Though not in the best of conditions, The Experienced Fowler: or, the Gentleman’s Recreation of 1704 by John Smith was otherwise complete and included a coloured woodcut frontispiece, along with three further woodcut illustrations.
The work also includes a manuscript footnote on one page regarding ‘Bat-Fowling’, something which “must be done on a very dark night when there is no wind”.
In 2006 at Christie’s, as part of a major sale held for the Duke of Gloucester, a 1697 first edition that was once in the library of the hunting and hawking bibliographer CFGR Schwerdt made £4800.
Another highlight of this Staffordshire sale of April 11, The Swell’s Night Guide, featured in ATG No 2390, but many other rare or curious items were on offer.
Bid to £9300 was an unusual job lot of polar interest. The principal attractions comprised signed, presentation copies of a 1930, single volume US edition of Apsley Cherry-Garrard’s Antarctic masterpiece, The Worst Journey in the World, and one of 75 copies of The Diary of W. Lashly.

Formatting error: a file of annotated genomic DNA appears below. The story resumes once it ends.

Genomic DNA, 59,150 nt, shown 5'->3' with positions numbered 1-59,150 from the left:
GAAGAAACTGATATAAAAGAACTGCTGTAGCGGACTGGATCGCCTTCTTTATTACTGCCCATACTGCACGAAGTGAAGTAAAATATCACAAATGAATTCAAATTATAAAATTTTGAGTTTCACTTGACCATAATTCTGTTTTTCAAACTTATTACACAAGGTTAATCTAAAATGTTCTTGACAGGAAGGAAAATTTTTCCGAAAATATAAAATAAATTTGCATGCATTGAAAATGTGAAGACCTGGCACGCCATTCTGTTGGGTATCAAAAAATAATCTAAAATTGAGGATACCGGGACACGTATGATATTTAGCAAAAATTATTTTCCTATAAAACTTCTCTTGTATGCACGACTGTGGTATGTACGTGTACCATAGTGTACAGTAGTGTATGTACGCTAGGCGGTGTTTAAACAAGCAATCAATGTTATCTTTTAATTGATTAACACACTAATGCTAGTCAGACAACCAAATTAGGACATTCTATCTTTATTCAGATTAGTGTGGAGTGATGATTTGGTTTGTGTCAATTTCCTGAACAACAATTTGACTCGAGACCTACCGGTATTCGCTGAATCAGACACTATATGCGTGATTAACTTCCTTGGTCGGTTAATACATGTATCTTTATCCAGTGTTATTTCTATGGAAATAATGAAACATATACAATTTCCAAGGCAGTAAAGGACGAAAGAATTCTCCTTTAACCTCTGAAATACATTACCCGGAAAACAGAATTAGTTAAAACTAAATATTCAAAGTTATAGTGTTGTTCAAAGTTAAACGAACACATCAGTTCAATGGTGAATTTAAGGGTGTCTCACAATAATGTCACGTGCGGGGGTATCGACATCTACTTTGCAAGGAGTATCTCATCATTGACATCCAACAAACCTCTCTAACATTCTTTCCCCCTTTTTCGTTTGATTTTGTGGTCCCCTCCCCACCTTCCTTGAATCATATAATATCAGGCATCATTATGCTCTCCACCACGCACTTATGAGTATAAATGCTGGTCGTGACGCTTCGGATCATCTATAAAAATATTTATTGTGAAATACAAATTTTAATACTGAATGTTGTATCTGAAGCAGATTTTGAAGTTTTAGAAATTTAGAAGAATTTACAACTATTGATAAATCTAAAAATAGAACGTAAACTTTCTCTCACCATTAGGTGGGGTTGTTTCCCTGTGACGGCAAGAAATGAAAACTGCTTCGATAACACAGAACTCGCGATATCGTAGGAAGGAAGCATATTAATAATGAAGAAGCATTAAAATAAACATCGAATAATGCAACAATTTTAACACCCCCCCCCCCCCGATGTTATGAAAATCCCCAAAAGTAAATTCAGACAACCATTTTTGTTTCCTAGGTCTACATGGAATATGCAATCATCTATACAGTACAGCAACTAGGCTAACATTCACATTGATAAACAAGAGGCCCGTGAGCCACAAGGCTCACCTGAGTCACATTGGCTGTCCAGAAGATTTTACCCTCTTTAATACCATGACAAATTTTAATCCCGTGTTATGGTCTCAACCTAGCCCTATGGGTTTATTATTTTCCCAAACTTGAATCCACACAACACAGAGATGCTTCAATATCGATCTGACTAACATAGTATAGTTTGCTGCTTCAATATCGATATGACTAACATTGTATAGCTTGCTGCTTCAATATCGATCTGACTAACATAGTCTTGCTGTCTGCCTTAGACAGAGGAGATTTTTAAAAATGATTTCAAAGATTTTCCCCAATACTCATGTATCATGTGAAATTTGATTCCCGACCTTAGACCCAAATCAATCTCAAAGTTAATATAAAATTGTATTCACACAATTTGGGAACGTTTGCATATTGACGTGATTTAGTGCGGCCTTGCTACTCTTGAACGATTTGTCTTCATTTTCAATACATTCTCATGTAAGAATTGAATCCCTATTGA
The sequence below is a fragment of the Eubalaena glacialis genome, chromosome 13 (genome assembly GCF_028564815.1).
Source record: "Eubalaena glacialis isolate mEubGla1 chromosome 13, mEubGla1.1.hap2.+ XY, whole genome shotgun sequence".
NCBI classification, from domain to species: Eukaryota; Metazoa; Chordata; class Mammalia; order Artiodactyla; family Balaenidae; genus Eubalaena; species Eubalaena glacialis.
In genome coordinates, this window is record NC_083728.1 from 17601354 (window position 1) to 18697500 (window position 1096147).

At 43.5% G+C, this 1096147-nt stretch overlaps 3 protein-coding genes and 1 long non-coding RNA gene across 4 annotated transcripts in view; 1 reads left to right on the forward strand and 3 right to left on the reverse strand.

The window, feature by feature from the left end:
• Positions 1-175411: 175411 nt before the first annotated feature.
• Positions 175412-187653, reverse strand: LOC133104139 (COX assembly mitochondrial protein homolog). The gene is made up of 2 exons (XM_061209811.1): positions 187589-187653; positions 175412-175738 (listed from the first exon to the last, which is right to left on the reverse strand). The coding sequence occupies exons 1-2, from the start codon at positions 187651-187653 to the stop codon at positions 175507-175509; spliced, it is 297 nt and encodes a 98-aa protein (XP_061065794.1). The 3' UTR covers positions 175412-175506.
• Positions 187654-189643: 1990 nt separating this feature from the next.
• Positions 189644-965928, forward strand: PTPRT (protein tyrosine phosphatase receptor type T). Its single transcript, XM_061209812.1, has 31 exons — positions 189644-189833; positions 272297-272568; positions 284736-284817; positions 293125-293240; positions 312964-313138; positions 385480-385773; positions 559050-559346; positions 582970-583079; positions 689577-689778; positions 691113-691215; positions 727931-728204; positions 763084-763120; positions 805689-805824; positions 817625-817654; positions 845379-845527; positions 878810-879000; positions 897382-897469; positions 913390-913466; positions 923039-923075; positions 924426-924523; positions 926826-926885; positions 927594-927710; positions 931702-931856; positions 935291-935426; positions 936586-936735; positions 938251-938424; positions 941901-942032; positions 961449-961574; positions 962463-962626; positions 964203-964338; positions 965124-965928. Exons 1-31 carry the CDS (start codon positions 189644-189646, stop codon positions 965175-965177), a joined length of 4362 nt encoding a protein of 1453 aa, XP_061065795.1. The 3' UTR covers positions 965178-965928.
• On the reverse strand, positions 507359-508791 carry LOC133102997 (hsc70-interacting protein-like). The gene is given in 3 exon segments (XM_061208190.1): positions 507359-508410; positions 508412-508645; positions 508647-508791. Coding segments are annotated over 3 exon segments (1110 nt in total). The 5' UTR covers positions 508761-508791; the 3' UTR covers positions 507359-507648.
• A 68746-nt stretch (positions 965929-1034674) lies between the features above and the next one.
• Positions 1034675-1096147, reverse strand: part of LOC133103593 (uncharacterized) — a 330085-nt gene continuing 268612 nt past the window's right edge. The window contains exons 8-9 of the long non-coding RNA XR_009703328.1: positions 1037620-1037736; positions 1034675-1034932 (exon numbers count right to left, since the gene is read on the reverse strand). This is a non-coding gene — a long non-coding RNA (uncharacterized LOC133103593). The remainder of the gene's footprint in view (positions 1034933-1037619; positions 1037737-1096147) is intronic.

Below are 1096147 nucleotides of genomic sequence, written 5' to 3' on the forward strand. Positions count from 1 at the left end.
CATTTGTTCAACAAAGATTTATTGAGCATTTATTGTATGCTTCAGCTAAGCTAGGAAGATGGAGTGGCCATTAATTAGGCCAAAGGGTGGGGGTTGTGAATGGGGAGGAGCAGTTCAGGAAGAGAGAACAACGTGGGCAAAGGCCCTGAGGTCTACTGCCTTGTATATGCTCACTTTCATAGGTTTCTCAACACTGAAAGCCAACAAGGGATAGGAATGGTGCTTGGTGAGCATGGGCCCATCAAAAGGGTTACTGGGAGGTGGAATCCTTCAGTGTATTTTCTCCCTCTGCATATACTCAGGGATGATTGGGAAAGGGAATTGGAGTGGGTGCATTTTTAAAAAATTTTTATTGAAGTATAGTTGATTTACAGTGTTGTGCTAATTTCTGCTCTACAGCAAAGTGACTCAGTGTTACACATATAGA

The latter is a famous rarity that was produced principally as a practical exercise for University of Reading fine art department students under the guidance of William Lashly, a lecturer who as a young petty officer in the Royal Navy had served on both of Scott’s Antarctic expeditions.
Both were gifts to Alice M Gaines, the vendor’s mother, who told Jim Spencer, Hansons’ book specialist that “Cherry was my unofficial godfather”.
The two other works that made up the lot were an inscribed copy of George Seaver’s Edward Wilson of the Antarctic of 1935, and what Hansons called an unusual book by Seaver consisting solely of a ‘Foreword about Cherry-Garrard’. The latter was published after AC-G’s death in 1959.
An enormous collection of editions of Izaak Walton’s Compleat Angler was offered in some 130 or more lots, many of them multiples. It totalled around £10,000, but the earliest of the copies offered, a fourth edition of 1668, did not sell.
Sold at £2100 was a ticket allowing the bearer entrance to St Paul’s for the funeral of Lord Nelson.